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Sunday, July 24, 2005

What Is RSS

A Guide to Using RSS,
Which Helps You Scan
Vast Array of Web Sites

If you read a dozen or more online news sites every day, managing them all
can be difficult.

In the most popular Web browser, Microsoft's Internet
Explorer, you have to laboriously open them one at a time. You can open each
in a separate window, but the windows pile up in the task bar at the bottom
of the screen, making a visual mess that is hard to navigate.

One good solution is to use a more modern browser with a feature called
tabbed browsing. These browsers -- such as Firefox for Windows PCs and Apple
Computer's Macintosh models; or Apple's own Safari browser for the Mac --
allow you to open many pages simultaneously, in the same window. Each page
is marked by a file-folder-style tab, and you can switch among them by just
clicking on the tabs.

But even tabbed browsers have a limit. If you try to open dozens, or scores,
of Web pages at once, the tabs either become too small to show what Web site
they represent, or they slide off the screen and can't be easily seen.

So power users have been employing a system called RSS that allows them to
quickly scan large numbers of newsy, frequently updated Web sites. RSS,
which stands for Really Simple Syndication, is a kind of computer code that
Web site owners can add to their sites to make them easier to scan quickly.

When interpreted by special RSS-savvy software programs called "news
readers" or "news aggregators," the RSS code allows these programs to
display only the headlines and short summaries of these news sites' latest
articles. This is called an "RSS feed." Users can "subscribe" to various
feeds and quickly scan the headlines and summaries. Then, if they so choose,
they can click on a link to read the entire article.

Some RSS addicts regularly scan hundreds of such feeds each day. The
news-reader software keeps scooping up the freshest headlines from the RSS
feeds, and signals when new headlines are available.

RSS, and a competing syndication system called Atom, were first used by
people who write Web logs, or blogs -- newsy, diary-type Web sites where
entries are added in sequence. Later, the Web sites of traditional news
organizations added RSS feeds.

For awhile, the use of these feeds was mainly the province of techies. The
reader software you needed to use them wasn't well known to mainstream Web
surfers, and the process of subscribing to a feed involved clicking on an
orange button on the site unhelpfully labeled "XML," which is the name of
the computer language in which the RSS code is written. If you clicked on
these buttons in a standard Web browser, all you saw was a page of

Now, however, RSS feeds are going mainstream. Both the Firefox and Safari
browsers have built-in, easy-to-use RSS readers. There also are some add-in
news readers for Internet Explorer, and even for Microsoft's Outlook email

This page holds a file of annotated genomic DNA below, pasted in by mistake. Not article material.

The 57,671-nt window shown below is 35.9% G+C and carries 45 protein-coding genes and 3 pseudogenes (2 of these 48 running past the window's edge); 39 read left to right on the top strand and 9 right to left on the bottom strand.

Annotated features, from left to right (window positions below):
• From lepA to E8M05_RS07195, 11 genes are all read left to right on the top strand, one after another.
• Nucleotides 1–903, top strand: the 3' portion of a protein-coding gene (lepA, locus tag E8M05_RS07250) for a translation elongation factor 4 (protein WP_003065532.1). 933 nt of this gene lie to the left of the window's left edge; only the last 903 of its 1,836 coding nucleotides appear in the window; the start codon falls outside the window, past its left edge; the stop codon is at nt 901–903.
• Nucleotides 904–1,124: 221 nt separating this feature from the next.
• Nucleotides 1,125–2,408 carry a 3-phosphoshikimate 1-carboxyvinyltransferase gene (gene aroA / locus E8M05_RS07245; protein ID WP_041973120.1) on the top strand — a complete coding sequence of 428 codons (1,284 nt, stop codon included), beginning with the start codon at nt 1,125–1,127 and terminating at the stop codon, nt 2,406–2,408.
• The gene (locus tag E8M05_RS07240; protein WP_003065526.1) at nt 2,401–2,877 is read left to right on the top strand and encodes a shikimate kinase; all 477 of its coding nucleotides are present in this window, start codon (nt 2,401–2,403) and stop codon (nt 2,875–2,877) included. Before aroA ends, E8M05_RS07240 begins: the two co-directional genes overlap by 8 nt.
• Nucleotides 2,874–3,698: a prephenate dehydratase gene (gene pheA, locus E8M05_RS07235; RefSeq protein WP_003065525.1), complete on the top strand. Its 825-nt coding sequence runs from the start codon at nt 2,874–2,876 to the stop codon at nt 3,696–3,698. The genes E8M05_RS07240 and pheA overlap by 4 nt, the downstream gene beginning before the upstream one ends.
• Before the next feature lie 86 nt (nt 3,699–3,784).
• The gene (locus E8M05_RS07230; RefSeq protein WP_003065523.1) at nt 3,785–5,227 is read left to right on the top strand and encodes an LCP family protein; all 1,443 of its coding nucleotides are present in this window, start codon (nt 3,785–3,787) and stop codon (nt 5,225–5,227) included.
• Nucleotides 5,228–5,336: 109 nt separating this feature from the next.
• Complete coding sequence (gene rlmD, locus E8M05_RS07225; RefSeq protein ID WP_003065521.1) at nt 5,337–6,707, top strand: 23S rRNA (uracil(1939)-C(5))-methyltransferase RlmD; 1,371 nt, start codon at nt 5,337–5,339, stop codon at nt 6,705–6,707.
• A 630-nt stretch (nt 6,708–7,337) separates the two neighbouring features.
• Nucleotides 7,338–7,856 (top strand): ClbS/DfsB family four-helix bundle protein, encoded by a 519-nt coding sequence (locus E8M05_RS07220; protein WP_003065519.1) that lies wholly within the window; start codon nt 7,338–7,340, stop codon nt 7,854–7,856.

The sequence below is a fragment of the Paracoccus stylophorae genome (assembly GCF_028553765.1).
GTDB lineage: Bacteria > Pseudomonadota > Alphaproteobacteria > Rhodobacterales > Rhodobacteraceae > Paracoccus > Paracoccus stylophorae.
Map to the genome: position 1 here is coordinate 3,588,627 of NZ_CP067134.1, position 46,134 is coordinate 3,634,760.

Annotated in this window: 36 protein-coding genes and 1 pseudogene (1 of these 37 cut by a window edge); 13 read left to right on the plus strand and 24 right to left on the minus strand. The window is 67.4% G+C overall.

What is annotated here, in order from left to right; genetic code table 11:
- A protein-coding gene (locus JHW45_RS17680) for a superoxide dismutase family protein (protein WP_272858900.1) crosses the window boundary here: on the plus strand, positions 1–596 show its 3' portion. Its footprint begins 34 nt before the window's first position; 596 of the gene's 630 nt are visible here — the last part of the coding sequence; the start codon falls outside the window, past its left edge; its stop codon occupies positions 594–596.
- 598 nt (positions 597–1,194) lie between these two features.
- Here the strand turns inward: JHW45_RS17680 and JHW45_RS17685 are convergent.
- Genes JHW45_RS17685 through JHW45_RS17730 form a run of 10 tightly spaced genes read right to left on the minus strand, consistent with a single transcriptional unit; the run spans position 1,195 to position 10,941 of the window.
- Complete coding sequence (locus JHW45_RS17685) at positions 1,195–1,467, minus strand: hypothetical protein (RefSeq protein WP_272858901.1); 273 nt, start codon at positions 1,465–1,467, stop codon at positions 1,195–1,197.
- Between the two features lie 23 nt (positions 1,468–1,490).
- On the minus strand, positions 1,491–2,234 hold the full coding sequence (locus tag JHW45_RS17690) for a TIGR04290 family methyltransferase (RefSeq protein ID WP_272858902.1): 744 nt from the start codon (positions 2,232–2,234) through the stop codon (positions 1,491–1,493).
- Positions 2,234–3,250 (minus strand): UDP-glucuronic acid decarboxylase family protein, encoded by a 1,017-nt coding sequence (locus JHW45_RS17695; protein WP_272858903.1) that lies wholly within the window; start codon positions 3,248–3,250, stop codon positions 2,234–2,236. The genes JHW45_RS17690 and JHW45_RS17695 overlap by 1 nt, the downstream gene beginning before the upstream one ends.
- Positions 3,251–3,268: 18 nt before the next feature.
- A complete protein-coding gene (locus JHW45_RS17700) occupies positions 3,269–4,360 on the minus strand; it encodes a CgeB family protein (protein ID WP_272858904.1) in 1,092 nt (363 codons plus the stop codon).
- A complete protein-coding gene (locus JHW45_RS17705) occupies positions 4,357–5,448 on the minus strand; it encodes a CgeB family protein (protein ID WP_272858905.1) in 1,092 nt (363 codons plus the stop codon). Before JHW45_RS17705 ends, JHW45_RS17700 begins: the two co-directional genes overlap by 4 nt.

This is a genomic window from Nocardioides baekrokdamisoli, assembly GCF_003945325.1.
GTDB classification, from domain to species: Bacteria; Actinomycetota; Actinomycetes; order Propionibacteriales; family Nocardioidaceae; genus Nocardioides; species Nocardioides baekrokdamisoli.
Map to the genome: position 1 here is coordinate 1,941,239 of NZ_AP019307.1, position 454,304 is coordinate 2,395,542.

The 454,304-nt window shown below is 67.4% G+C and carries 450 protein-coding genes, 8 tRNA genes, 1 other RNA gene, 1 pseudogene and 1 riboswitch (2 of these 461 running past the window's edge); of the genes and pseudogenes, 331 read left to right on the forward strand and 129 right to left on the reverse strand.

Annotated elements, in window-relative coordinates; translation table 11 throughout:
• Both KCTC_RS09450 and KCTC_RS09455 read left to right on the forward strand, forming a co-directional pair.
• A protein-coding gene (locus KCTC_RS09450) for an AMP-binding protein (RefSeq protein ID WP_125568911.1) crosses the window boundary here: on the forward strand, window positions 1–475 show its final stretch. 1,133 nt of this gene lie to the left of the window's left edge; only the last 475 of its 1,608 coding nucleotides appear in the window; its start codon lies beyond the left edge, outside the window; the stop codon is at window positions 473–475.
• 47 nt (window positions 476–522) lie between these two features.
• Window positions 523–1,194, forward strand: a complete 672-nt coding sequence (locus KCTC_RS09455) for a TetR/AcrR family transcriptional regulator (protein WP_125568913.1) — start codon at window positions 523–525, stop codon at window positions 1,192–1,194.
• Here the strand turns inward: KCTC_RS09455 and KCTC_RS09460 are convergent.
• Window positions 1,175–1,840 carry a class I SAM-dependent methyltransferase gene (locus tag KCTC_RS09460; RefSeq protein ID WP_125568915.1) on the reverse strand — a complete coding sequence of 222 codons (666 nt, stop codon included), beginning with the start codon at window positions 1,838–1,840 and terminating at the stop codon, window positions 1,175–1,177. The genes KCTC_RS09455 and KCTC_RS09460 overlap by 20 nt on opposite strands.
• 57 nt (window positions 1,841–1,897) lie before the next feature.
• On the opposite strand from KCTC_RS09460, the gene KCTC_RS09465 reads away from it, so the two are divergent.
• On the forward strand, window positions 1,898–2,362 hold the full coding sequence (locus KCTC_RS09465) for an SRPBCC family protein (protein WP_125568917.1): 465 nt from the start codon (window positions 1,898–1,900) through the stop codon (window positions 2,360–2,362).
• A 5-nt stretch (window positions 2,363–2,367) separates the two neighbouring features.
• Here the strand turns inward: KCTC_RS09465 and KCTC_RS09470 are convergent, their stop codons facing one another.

In Firefox, whenever you reach a Web page with an RSS feed, an orange icon
appears at the lower right of the screen. If you click on the icon, Firefox
lets you add the feed to your browser as if it were a bookmark. But these
bookmarks are "live." They are constantly receiving new headlines from the
feed. When you click on them, a drop-down list of the freshest headlines
appears. Click on the headline, and the story appears.

In the latest version of the Safari browser, called Safari RSS, Apple has
gone even further. When Safari reaches a page with an RSS feed, an icon
labeled "RSS" appears next to the Web address at the top of the screen. If
you click on it, you can add the feed as if it were a bookmark, as in
Firefox. But Safari can instantly generate a beautifully laid-out special
Web page that displays all the headlines and summaries from one, or even
all, of your RSS feeds.

There also are some products, such as Feed Scout (
1), that add a special toolbar to Internet
Explorer, giving that aging browser the ability to act as an RSS reader.

Of course, you also can use a stand-alone news reader. These contain many
more features than the browsers do for managing and organizing feeds.

Examples of news readers for Windows include FeedDemon and Awasu. On the
Mac, my favorite is NetNewsWire. All these readers, and many others, are
available for download at 2.

Some other products, notably NewsGator, take a different approach. They add
RSS capabilities to email programs, and treat RSS headlines and summaries
like email. NewsGator, also available at, effectively turns
Microsoft Outlook into a news reader.

Some news readers don't require any software at all. They are simply Web
sites that allow you to subscribe to, and search, RSS feeds. One is called
BlogLines, at 3. Another is
PubSub, at 4. Feedster, at 5, is a search engine for RSS
feeds. It specializes in custom RSS feeds comprised of items it finds on
specific topics you search for.

Whichever approach you choose, if you are a news-oriented Web surfer who
wants the latest stuff from a broad range of sources, RSS can be a great